Monthly Archives: May 2005

high schools

Ironwood frosh leads list of state track winners

by Jason Stone

Some runners call track’s 800 meters the hardest race to complete. It is not a sprint, nor is it a distance run, making it tricky for some.
That does not apply to Ironwood freshman Leah Ybarra.
In only a handful of races, Ybarra went from randomly trying the event to state champion.
Ybarra won the 800-meter dash at the 5A state track and field championship at Arizona State University last week after picking up the event midway through the season “to help the team score some points.”
Normally a 100-meter sprinter, Ybarra has never lost an 800 race.
“I’m still really surprised,” the 15-year-old Ybarra said.
Ybarra held off city-foe Shelley Splittberger of Deer Valley in the 800, winning with a time of two minutes, 14.56 seconds, just .15 of a second ahead of Splittberger.
Ybarra wasn’t the only local state champion in the 800.
Mountain Ridge’s Reese Byerrum won his second consecutive boys 800 title by turning in a time of 1:52.09. He outpaced Deer Valley’s Chris Tabanico, who finished third at 1:56.00.
Ybarra and Byerrum helped their teams finish the highest among local schools.4c50a16f6c0e7.image
Ironwood’s girls finished with 36 points to take fifth as a team, behind South Mountain, Desert Vista, Flowing Wells and (Mesa) Mountain View.
Mountain Ridge’s boys finished in a tie for 12th.
Ironwood and Deer Valley’s boys teams nearly collected some state champions.
Ironwood’s Paul Gill took second in the high jump and actually tied the mark for highest jump at 6 feet, 10 inches. Teammate Skylar Hagg finished third in the long jump with a leap of 21-10.
In addition to Tabanico’s third-place finish in the 800, Deer Valley received a third place from Jason Thier in the discus.
Among local 5A girls, Ironwood was bolstered by points in six events beside Ybarra’s win.
The 4×100 relay team took third, while the 4×400 team finished fourth. Sarah Reeves picked up points in the triple jump (fifth) and long jump (sixth), while Kelsey Klein was sixth in the high jump and Valerie Scott took sixth in the 100 hurdles.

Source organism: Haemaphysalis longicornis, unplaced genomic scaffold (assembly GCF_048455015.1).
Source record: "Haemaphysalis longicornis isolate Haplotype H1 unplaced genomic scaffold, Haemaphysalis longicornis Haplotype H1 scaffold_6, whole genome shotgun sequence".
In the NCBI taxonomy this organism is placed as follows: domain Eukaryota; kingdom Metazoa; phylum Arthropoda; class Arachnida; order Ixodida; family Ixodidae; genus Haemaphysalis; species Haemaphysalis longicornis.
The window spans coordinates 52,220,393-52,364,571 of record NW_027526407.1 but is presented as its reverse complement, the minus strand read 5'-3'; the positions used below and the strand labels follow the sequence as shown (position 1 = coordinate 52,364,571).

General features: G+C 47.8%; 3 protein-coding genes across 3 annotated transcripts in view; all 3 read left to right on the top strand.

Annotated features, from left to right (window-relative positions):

The 4A races at Mesa Community College crowned Greg Lacey a two-time champion.
The junior at Glendale High School, defended his state championship in the long jump and added the triple jump title to his resume.
Lacey leaped 22-6½ in the long jump and 44-8 in the triple jump to help Glendale finish 11th as a team, the highest of all local 4A boys teams.
Lacey’s brother, Craig, also picked up points with a fourth-place finish in the shot put.
Cactus and Apollo picked up points without winning any events.
The Cobras got a sixth-place finish from Josh Butler in the 800, while their 4×800 relay team took sixth.
Apollo’s Prince Amukamara (fourth in the 100) and Monti Washington (eighth in the high jump) scored the Hawks’ points.
In the 4A girls race, Cactus’ Jessica McDonald followed up a triple championship in last week’s Wells Fargo Region meet with a state title in the 400 to help the Cobras take second as a team.
McDonald turned in a time of 55.26 seconds in the 400 to win by half a second over Lake Havasu’s Meaghan Ryan.
McDonald also took third in the 100 and 200.
The Cobras were also helped by a second-place showing from Katherine Allen in the high jump. Allen leaped 5-4 to lose to Agua Fria’s Linda Ubah by two inches.
The Cobras’ 4×400 relay team also took second, while Cactus’ 4×100 relay squad ended up seventh.
Sophia Guerrero was fourth in the shot put to round out Cactus’ scoring.
Apollo, Glendale and Independence each had one state girls placer.
Precious Amukamara was sixth in the 200, while Dominque Mayberry was third in the 300 hurdles for Independence and Fantina Santiago was eighth in the discus for Glendale.

Published at glendalestar.com • May 22, 2005

lacrosse

Sting settle for second in NLL

by Jason Stone

Coming into the 2005 season, the Arizona Sting only had goals to make the playoffs.
But after the team advanced all the way to the NLL Champion’s Cup, the bar has officially been raised at Glendale Arena.
That’s OK with Sting coach Bob Hamley, whose team nearly beat Toronto for the league championship last week in only the team’s second year in Arizona.